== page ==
According to author and personal development trainer Brian Tracy, research suggests it could take just 21 days of repeating an action to turn it into a habit. This could be great news if you want to switch some bad financial habits into good ones.
With this in mind, read on to discover 10 good financial practices that you could start turning into a habit today.
1. Work to a budget
The cornerstone of good money habits, creating a budget could help you manage your money successfully and help avoid any unexpected – and unwanted – financial mishaps.
You’ll also be more relaxed, as you’ll know you can meet your liabilities without running the risk of accidentally overspending.
2. Have an emergency fund
Having between three to six months’ worth of expenditure in an easily accessible account is key to good financial practice. As Covid has taught us, you never know what tomorrow holds, and having enough money to keep yourself financially afloat if you can’t work is critical.
In addition, an emergency fund means there is money available to deal with the unexpected, such as the boiler needing to be replaced or the car needing expensive work done. This could prevent you having to put a large expense on a credit card that then charges high levels of interest.
3. Check your finances regularly
Setting up a time every one or two weeks to look at your finances carefully will make it a habit very quickly. This means it will be easier to keep on top of your income and outgoings, and it won’t become an all-day job you dread doing once a year.
It also means you’ll be able to catch any anomalies with your accounts more quickly, such as if you’ve been scammed and hadn’t realised.
4. Start or review a retirement plan
Whether you’re starting a new pension or reviewing an existing one, getting into the habit of knowing what your pension is doing is an excellent idea.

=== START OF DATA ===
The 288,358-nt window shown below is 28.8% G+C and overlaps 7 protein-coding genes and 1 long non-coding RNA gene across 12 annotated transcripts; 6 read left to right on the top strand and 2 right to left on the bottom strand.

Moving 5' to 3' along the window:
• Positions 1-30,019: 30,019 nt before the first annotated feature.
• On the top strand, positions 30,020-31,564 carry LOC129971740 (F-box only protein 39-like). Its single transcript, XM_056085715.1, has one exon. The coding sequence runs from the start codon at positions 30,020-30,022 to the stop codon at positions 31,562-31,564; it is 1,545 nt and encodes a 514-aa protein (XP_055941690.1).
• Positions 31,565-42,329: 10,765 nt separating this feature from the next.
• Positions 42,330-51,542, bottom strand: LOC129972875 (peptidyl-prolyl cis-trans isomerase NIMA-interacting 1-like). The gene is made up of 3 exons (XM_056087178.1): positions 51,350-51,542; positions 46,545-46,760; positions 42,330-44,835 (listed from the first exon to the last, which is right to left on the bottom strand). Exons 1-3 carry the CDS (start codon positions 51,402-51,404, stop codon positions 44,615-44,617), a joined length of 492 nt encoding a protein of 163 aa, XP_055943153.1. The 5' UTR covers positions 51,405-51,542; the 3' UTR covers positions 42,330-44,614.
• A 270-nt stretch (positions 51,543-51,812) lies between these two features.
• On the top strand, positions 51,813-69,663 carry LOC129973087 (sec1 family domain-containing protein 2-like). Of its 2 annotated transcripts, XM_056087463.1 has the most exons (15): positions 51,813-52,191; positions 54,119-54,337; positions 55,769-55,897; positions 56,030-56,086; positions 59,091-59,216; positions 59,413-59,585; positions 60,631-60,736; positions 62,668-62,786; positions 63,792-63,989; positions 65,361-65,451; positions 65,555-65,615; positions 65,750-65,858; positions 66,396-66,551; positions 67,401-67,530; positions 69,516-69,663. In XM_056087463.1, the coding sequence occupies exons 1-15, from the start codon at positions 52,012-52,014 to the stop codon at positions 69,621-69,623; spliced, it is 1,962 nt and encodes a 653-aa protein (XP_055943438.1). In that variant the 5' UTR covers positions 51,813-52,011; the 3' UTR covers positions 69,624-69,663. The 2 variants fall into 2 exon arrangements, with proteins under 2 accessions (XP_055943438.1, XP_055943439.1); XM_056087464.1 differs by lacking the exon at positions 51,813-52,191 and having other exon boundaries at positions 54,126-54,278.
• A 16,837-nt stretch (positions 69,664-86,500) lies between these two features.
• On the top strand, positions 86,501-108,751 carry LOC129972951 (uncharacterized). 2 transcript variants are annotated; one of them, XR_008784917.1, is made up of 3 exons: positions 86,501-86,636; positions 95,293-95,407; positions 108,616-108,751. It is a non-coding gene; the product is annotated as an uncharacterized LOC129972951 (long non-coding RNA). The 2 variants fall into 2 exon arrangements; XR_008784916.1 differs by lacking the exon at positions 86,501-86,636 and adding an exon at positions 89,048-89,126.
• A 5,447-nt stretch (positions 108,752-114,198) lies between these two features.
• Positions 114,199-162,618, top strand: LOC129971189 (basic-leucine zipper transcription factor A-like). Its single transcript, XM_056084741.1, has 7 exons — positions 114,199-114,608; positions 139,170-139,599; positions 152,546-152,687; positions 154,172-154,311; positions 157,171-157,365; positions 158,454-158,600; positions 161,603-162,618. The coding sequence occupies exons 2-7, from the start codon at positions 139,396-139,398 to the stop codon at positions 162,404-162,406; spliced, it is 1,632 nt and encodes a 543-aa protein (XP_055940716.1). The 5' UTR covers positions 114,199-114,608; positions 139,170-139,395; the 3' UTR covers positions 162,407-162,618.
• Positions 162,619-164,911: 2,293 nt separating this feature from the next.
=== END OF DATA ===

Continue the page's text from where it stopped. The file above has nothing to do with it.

It will help you understand whether the income it’s likely to provide will be enough to support your desired lifestyle in retirement. If it won’t, speak with a financial planner, who could help you grow your pension to the level it needs to be.
5. Start the 30-day rule
This is a great habit to eliminate purchases you only feel bad about later. If you see an item you like, instead of giving in to impulse buying, tell yourself that you’ll buy it if you still want it in 30 days.
Make sure you take the time to think about why you want it during the period. If at the end of it you do still want to buy it, you’re more likely to feel good about the purchase and not suffer from buyer’s remorse.
6. Keep up to date with personal finance
Reading news articles about personal finance and money could help alert you to things you need to know, as well as financial opportunities you may want to take.
Another good idea is to read at least one finance book a year. Doing this could provide a deeper understanding of how to make your money work smarter for you and give insights about investing you may find helpful.
7. Pay more than the minimum on your credit cards
If you are not clearing your credit card at the end of every month, you will typically pay interest – and potentially a lot. Instead, if you can get into the habit of clearing the amount at the end of each month, you will normally not incur any interest.
8. Set up an automatic transfer into a savings account
While the idea of putting money aside into savings is a good one, sometimes we forget to move it or spend it on other things. By setting up an automatic transfer into a savings account, ideally, just after payday, you won’t have to remember to do it and the temptation to spend it could be reduced.
9. Consider investing your money
Investing may expose your money to greater long-term growth potential, which may help inflation-proof your cash.
The graph below shows the 10-year performance of MSCI World index, one of the leading stocks and shares indexes that shows the performance of a basket of companies across 23 nations.
As you can see, despite downturns along the way, it has risen significantly since 2011.
Please remember, while investing may expose your money to greater growth potential, it should not be entered into lightly and is typically a long-term venture. You may receive less than you initially invested.
10. Appoint a financial planner
A financial professional can help you create a wealth strategy that could help you meet your short-and long-term financial goals in the most tax-efficient way. More than this, they provide peace of mind that your financial strategy is right for you, and can help you make decisions you’re likely to thank yourself for in years to come.
Get in touch
If you would like to discuss how you could meet your financial goals or would like to discuss your wealth more generally, please contact us at [email protected], we’ll be happy to help.
This article is for information only. Please do not act based on anything you might read in this article.
The value of your investments (and any income from them) can go down as well as up and you may not get back the full amount you invested. Past performance is not a reliable indicator of future performance. Investments should be considered over the longer term and should fit in with your overall attitude to risk and financial circumstances.